President Buhari signed the 2018 Budget into Law Wednesday June 20, 2018 at the State House, Abuja.

A pro democracy group New Vision Nigeria on Friday responded to President Muhammadu Buhari’s statement on the National Assembly’s alleged padding of the 2018 budget, saying that the alteration was done in the interest of good Nigerians and in accordance with the stipulated law.

Buhari had accused the lawmakers of reducing some of the projects earmarked by the executive.

The group through their spokesperson Emmanuel Ajie challenged the executive arm to publish its budget and the deductions carried out by the federal lawmakers for transparency.

Recall that the N9.12 trillion 2018 appropriation bill was signed on the 19th of June and generated a lot of controversy after President Buhari alleged that National Assembly padded the budget as there was a visible difference in the signed budget from the bill sent to the National Assembly months earlier.

Ajie stated that the passed budget was a reflection of the current Nigerian economy and the Nigeria Senate only adjusted the appropriation bill to fit the needs of Nigerians.

The spokesperson noted that each dollar increase to the oil price benchmark generates N87.27 billion as additional spending for the FGN. Thus, N523.65 billion was the additional revenues following the $6 increase in the oil price benchmark.

Out of the additional revenue, the Executive utilized N152.6 billion to increase their initial expenditure proposal.

The balance of N371.05 billion was spread across other capital projects including the provision of N55.15 billion for the implementation of the National Health Act as well as the reduction in the deficit, and thus, new borrowing requirement.

The deficit was reduced from N2 trillion (proposed by the Executive) to N1.95 trillion (that is from 1.77% of GDP to 1.73% of GDP), and as such the domestic borrowing was reduced by N55.88 billion, from N849.67 billion to N793.79 billion which is bound to free up more resources for private investment.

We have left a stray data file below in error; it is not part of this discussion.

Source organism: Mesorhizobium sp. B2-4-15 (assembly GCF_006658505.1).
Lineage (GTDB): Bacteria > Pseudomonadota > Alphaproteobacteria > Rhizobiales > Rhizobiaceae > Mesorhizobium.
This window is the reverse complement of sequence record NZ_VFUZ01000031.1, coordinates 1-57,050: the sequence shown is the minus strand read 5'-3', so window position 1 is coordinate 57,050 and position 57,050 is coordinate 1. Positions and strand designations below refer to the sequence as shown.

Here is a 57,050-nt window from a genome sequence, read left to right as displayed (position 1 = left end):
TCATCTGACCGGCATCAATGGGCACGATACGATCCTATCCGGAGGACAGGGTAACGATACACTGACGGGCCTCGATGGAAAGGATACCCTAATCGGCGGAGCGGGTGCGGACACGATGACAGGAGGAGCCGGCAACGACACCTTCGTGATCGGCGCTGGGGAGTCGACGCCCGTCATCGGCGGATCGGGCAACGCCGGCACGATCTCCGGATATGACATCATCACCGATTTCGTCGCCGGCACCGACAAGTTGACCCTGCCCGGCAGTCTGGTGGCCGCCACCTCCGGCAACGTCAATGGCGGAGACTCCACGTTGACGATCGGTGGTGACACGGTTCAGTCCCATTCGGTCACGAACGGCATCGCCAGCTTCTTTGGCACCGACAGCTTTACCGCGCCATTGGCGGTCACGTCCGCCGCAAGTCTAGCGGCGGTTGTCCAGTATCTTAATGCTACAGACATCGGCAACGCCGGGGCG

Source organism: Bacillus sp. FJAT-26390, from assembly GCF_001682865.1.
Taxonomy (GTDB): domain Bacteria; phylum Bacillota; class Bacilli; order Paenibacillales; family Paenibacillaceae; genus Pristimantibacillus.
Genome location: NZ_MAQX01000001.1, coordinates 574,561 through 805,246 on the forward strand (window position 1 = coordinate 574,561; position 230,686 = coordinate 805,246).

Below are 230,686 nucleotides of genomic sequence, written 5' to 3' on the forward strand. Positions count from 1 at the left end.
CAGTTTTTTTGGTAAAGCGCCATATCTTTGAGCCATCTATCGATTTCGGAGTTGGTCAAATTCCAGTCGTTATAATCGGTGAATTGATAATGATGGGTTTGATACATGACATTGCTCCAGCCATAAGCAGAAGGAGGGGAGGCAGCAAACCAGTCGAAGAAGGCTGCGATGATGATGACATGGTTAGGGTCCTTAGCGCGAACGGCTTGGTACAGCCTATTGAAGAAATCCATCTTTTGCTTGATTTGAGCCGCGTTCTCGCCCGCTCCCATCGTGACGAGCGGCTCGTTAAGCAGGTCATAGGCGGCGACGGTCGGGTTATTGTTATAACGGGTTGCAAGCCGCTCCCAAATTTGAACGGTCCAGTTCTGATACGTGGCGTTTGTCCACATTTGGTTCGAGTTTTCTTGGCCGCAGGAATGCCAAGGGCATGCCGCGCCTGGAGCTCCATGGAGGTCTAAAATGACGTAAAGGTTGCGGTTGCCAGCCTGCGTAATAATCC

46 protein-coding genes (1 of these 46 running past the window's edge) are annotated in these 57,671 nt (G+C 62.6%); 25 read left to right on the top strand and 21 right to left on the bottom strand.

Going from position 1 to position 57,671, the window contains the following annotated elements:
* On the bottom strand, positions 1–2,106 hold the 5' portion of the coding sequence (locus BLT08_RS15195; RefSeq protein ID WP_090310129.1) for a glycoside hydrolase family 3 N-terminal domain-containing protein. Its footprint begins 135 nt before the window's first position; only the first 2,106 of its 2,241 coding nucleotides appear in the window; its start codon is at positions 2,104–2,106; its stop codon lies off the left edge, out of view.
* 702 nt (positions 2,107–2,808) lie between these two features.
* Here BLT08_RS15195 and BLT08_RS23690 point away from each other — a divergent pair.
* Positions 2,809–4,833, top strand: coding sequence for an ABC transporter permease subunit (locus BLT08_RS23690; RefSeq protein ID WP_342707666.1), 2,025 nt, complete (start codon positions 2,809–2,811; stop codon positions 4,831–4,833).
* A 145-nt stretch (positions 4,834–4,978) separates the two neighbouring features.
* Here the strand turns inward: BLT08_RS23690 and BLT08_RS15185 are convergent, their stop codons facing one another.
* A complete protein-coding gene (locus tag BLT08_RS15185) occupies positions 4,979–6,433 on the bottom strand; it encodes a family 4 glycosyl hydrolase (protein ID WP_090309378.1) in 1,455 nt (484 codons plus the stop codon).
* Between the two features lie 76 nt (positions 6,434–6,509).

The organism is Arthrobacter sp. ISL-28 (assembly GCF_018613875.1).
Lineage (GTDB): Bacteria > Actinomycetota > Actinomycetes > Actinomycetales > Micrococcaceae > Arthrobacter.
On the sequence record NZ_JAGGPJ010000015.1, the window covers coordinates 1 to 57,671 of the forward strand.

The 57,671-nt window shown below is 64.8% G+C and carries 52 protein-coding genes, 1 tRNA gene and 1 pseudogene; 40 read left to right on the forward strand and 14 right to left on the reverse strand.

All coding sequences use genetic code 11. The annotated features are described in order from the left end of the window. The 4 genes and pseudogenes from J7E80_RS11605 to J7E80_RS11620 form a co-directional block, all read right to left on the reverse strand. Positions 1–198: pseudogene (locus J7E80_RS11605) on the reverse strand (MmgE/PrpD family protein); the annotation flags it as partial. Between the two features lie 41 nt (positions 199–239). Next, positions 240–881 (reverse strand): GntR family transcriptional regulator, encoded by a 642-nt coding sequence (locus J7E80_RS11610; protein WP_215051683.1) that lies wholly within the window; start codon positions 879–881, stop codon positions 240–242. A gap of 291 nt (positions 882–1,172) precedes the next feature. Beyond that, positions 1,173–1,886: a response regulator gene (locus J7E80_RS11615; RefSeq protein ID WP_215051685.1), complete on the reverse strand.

Ajie also noted that capital budget was increased from N2.54 trillion (proposed by the Executive) to N2.87 trillion. This represents about N331 billion net increase which was allocated to critical sectors of the economy that are growth stimulating, thus, required greater prioritization.

For instance, Education and Health capital budgets were increased by N37.92 billion and N13.37 billion respectively. The Budget for Agriculture as well as Industry, Trade and Investment was also increased by N30.21 billion and N21.03 billion respectively.

In addition, and among others, the capital budget for Science and Technology and Power, Works and Housing were increased by N25.08 billion and N62.58 billion respectively.

The reduction of N347 billion in the allocations to 4,700 projects represents only about N73.8 million on average, and 14% of the aggregate capital expenditure proposed by the Executive. The reductions were from low priority areas to higher priority and more growth-enhancing projects and activities. In addition, Ajie also noted that in allowing for the reductions of some capital provisions proposed by the Executive, due considerations were given to the implementation/ utilization capacity of the implementing MDAs. Sound economic judgement is defeated when more resources are heaped on a particular project that can only accommodate less in any given fiscal year or project cycle.

During the signing of the Appropriation Bill, President Buhari was quoted to say that “Another area of concern is the increase by the National Assembly of the provisions for Statutory Transfers by an aggregate of 73.96 billion Naira. Most of these increases are for recurrent expenditure at a time we are trying to keep down the cost of governance.”

In response, Mr Ajie stated that it is important to point out that 60% (about N44.7 billion) of the increase in the statutory transfer was applied to the NDDC. Part of this, about N11 billion, is based on the legal provision establishing the Commission while the balance of N33 billion is to cater for outstanding liabilities owed the Commission by FGN.

Mr Emmanuel Ajie also stated that it should be noted that recurrent expenditure is not bad in itself. In fact, it will be difficult to implement capital project without recurrent spending. At a time when costs are higher than pre-2015 levels, and overhead cost of the Executive is generally increasing, it makes good judgment to adjust the expenditures of other arms of government including other key statutory bodies especially when their activities have not reduced but increased. With more Court cases as well as more legislative activities, it is difficult to justify increasing only the overhead of the Executive.

Summarizing the group’s support for the adjustment of the 2018 Appropriation Bill by the Senate, Mr Ajie finished by urging improvement of implementation of the budget through enhanced revenue generation
as well as increasing the utilization rate of MDAs.

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